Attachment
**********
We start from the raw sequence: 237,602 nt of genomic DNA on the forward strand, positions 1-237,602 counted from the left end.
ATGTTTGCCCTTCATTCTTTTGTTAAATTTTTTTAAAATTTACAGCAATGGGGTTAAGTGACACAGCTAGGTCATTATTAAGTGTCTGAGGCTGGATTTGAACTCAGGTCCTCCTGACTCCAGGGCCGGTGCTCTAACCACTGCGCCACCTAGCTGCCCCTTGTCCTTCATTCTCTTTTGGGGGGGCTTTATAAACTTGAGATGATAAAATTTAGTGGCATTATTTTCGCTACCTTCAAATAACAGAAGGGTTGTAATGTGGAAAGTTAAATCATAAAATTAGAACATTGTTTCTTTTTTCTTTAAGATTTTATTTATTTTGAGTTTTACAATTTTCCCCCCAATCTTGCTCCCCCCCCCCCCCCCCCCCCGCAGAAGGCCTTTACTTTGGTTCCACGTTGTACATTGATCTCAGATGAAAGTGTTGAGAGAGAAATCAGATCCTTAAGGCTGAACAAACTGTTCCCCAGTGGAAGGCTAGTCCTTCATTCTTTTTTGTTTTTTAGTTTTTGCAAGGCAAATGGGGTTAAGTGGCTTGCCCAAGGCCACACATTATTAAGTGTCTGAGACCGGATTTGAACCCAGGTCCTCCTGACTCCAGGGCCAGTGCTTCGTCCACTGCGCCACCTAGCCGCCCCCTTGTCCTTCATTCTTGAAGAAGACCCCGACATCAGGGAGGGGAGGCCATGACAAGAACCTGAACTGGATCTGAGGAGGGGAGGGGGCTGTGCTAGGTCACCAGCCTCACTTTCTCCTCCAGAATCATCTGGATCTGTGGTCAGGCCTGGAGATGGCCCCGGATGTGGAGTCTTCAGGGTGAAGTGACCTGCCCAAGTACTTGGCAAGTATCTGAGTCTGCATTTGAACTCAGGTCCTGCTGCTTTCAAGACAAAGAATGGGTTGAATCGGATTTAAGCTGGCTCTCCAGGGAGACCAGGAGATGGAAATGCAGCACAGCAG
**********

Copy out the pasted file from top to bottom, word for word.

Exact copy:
We start from the raw sequence: 237,602 nt of genomic DNA on the forward strand, positions 1-237,602 counted from the left end.
ATGTTTGCCCTTCATTCTTTTGTTAAATTTTTTTAAAATTTACAGCAATGGGGTTAAGTGACACAGCTAGGTCATTATTAAGTGTCTGAGGCTGGATTTGAACTCAGGTCCTCCTGACTCCAGGGCCGGTGCTCTAACCACTGCGCCACCTAGCTGCCCCTTGTCCTTCATTCTCTTTTGGGGGGGCTTTATAAACTTGAGATGATAAAATTTAGTGGCATTATTTTCGCTACCTTCAAATAACAGAAGGGTTGTAATGTGGAAAGTTAAATCATAAAATTAGAACATTGTTTCTTTTTTCTTTAAGATTTTATTTATTTTGAGTTTTACAATTTTCCCCCCAATCTTGCTCCCCCCCCCCCCCCCCCCCCGCAGAAGGCCTTTACTTTGGTTCCACGTTGTACATTGATCTCAGATGAAAGTGTTGAGAGAGAAATCAGATCCTTAAGGCTGAACAAACTGTTCCCCAGTGGAAGGCTAGTCCTTCATTCTTTTTTGTTTTTTAGTTTTTGCAAGGCAAATGGGGTTAAGTGGCTTGCCCAAGGCCACACATTATTAAGTGTCTGAGACCGGATTTGAACCCAGGTCCTCCTGACTCCAGGGCCAGTGCTTCGTCCACTGCGCCACCTAGCCGCCCCCTTGTCCTTCATTCTTGAAGAAGACCCCGACATCAGGGAGGGGAGGCCATGACAAGAACCTGAACTGGATCTGAGGAGGGGAGGGGGCTGTGCTAGGTCACCAGCCTCACTTTCTCCTCCAGAATCATCTGGATCTGTGGTCAGGCCTGGAGATGGCCCCGGATGTGGAGTCTTCAGGGTGAAGTGACCTGCCCAAGTACTTGGCAAGTATCTGAGTCTGCATTTGAACTCAGGTCCTGCTGCTTTCAAGACAAAGAATGGGTTGAATCGGATTTAAGCTGGCTCTCCAGGGAGACCAGGAGATGGAAATGCAGCACAGCAG